Now that the snow has somewhat disappeared, the ungroomed roadsides are exposed, so I keep an eye out for bits of green poking up among the bedraggled leaves and vines. Today I was rewarded: The tips of skunk cabbage blooms are standing proudly in the mossy, muddy verges. Not green, but still, they are among the earliest visible signs that winter is on the wane. Carol Spier, Mary Hawvermale photo
Mealworms are the specialty of the house at the Hawvermales', whose property includes the Pratt Preserve easement. Baby bluebirds love them, as does the Carolina wren seen on the right here, an uncommon visitor to this area. Feeders and dried mealworms are available at the Washington Supply. Mary Hawvermale comments that during the breeding season "I could actually call the bluebirds when I was filling the dish."
On the morning of May 24, 2013, a black bear visited the bird feeders on the Baker property, which is downstream from the Two Rivers Preserve, on Arrowhead Lane. The bear particularly enjoyed the suet cage, and spent some time lying on its back, tossing the cage around like a toy. Lynn Baker reports that "this was great entertainment until the dog got wind and barked (from inside the house), and the bear then lumbered down the path to the Weekeepeemee River behind the house, with the suet cage in its mouth."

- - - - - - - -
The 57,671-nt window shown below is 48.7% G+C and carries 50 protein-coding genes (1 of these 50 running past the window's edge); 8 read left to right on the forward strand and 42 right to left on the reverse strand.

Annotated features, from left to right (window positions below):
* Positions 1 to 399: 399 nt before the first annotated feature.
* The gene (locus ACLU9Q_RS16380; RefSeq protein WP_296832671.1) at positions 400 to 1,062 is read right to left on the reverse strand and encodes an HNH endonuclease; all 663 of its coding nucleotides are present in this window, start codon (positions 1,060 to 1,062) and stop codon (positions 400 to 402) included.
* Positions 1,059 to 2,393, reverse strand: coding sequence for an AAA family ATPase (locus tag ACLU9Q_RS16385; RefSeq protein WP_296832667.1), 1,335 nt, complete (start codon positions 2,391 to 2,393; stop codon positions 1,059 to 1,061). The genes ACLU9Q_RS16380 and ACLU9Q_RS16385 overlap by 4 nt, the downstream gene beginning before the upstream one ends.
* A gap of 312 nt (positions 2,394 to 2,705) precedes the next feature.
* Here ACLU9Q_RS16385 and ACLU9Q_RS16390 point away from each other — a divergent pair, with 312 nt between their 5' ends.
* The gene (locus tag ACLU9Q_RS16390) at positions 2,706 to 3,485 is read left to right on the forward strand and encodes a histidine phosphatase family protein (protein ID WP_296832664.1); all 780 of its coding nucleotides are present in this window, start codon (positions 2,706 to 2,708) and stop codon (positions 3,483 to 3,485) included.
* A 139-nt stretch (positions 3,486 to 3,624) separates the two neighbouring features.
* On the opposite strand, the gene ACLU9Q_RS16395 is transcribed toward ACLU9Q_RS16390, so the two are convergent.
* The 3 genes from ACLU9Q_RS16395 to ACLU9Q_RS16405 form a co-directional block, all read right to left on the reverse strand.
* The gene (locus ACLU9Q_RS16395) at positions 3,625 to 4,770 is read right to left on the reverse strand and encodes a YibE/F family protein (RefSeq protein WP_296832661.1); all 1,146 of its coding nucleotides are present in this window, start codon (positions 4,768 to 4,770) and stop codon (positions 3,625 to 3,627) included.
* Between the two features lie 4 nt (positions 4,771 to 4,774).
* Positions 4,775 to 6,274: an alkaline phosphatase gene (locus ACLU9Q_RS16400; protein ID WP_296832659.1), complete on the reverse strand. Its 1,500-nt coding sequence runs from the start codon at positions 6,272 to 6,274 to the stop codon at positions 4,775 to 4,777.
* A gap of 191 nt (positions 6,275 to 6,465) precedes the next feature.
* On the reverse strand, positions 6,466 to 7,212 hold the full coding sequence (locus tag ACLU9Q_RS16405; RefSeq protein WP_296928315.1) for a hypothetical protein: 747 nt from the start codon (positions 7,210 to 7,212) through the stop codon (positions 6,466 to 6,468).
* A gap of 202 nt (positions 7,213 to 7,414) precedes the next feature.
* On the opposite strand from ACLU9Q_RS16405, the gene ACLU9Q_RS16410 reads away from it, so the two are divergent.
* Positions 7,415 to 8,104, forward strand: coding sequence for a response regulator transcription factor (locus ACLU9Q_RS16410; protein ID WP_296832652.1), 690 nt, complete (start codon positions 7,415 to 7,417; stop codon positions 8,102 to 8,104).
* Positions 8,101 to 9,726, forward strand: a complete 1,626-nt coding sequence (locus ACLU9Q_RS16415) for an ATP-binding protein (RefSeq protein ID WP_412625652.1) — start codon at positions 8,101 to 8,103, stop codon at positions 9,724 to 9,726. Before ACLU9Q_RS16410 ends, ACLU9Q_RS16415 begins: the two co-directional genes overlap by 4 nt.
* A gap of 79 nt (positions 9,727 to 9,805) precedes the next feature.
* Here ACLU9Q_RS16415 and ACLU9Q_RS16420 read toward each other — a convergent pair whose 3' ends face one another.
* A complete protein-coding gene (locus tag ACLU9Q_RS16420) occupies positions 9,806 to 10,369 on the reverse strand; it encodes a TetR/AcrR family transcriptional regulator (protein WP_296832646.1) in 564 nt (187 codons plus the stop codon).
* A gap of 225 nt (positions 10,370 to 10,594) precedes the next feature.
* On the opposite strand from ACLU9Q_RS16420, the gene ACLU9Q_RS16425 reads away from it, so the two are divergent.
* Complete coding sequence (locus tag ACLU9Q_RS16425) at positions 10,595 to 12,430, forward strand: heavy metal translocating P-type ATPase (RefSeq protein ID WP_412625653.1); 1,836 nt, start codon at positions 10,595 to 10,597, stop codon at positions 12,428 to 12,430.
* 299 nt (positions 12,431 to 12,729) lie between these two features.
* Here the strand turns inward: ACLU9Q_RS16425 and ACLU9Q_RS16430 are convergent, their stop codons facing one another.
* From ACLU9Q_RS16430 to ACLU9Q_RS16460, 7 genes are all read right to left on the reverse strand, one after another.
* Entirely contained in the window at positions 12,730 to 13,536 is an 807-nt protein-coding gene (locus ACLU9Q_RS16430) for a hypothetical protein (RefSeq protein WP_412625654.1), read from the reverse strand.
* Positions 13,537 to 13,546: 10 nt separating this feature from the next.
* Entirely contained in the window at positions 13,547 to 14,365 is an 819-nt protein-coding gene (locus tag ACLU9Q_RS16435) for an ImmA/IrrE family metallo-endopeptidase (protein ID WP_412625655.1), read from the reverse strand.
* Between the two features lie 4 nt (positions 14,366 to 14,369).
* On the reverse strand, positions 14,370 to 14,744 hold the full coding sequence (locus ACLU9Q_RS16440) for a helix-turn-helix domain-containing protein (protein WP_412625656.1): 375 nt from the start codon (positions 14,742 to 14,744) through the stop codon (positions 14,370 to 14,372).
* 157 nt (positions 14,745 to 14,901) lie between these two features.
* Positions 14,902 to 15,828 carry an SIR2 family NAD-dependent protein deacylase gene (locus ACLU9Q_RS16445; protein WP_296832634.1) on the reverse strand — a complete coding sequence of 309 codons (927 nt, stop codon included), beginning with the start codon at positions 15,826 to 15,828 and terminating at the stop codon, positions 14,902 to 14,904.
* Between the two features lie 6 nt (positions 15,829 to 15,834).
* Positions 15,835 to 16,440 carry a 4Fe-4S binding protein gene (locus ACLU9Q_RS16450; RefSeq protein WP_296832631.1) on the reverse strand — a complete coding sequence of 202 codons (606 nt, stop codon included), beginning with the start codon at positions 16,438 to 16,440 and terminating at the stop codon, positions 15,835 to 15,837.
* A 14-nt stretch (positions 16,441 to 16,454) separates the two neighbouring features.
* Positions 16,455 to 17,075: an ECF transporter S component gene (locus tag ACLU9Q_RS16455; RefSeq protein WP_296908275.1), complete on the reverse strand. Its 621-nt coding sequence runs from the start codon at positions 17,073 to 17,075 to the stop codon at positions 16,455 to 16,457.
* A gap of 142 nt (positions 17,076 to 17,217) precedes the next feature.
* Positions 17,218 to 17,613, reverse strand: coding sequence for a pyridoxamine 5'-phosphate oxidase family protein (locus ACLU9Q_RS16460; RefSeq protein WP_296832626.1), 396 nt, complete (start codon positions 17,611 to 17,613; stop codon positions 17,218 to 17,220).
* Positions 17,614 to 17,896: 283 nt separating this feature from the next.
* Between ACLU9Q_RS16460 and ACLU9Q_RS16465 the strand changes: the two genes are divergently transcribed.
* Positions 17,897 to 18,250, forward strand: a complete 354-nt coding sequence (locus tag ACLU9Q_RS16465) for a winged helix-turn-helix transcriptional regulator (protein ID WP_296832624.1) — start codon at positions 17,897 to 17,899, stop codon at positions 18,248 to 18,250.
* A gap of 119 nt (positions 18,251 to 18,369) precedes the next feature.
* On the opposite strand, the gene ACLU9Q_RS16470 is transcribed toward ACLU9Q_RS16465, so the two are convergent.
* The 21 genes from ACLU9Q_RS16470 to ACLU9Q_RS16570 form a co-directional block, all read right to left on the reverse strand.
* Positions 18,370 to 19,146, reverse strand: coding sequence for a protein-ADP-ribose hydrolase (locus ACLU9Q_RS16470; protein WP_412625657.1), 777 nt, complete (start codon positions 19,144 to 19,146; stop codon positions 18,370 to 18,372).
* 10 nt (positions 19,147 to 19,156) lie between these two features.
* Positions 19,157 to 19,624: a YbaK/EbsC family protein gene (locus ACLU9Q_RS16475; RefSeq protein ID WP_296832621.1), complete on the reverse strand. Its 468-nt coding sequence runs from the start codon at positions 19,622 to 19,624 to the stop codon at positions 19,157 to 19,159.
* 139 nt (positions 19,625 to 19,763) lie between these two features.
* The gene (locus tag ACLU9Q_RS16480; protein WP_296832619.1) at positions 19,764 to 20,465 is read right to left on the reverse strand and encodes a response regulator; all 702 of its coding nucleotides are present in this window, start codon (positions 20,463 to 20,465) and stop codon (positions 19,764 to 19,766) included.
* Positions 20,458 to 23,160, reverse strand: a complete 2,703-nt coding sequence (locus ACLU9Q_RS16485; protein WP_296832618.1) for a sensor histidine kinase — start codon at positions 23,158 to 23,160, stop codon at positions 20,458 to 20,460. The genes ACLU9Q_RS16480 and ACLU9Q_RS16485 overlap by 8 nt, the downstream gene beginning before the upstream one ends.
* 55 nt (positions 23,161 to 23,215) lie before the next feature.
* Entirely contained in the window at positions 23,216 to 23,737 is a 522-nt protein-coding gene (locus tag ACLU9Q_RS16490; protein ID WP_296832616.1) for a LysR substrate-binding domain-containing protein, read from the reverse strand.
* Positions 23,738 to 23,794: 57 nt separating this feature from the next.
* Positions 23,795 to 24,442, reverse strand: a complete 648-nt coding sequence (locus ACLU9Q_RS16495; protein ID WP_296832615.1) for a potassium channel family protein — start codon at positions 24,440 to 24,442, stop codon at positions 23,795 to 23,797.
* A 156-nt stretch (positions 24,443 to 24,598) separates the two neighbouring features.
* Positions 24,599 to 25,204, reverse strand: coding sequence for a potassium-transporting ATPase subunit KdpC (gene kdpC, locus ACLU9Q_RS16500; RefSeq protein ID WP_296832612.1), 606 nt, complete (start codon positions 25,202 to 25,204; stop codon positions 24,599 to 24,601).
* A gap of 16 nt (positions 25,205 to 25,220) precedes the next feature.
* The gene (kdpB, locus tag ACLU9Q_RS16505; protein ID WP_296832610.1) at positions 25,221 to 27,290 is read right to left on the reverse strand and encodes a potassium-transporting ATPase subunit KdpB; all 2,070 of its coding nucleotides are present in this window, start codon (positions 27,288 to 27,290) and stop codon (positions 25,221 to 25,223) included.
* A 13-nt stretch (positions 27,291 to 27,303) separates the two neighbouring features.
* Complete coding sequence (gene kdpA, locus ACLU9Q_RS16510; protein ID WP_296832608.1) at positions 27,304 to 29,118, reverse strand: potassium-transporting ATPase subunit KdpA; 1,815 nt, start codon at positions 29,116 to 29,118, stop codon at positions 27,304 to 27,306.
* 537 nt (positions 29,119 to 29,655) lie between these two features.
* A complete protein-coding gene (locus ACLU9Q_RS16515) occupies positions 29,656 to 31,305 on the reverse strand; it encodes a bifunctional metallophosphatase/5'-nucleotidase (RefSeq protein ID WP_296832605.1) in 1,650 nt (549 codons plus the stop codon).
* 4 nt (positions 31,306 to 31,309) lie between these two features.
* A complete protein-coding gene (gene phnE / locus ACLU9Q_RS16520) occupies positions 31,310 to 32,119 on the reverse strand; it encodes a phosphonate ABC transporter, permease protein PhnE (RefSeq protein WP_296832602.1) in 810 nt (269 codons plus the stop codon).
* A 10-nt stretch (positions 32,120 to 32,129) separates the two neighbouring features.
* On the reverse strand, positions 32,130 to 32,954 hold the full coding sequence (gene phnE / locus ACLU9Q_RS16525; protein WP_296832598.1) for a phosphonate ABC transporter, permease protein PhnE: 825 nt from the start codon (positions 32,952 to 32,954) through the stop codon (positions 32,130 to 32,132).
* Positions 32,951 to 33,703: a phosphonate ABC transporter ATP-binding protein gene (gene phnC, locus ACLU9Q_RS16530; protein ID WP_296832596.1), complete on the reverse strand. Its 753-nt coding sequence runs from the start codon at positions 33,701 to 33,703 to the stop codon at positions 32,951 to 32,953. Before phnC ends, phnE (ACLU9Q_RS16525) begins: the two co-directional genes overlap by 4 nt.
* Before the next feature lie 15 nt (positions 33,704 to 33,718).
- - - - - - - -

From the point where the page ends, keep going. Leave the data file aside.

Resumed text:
Early in the spring of 2013 Brothers' Tree Service donated urgently needed care for the Auncient Oak, which is designated a notable tree of Connecticut and on private property that is protected with an easement held by the Land Trust. The work included removal of an enormous downed branch and cabling of six others to ensure they stay aloft. Drive down Auncient Oak Road to admire the tree.
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Here is ongoing commentary on the plants, animals, and terrain as observed on our protected properties by BLT board members and visitors. When you see something interesting, email us.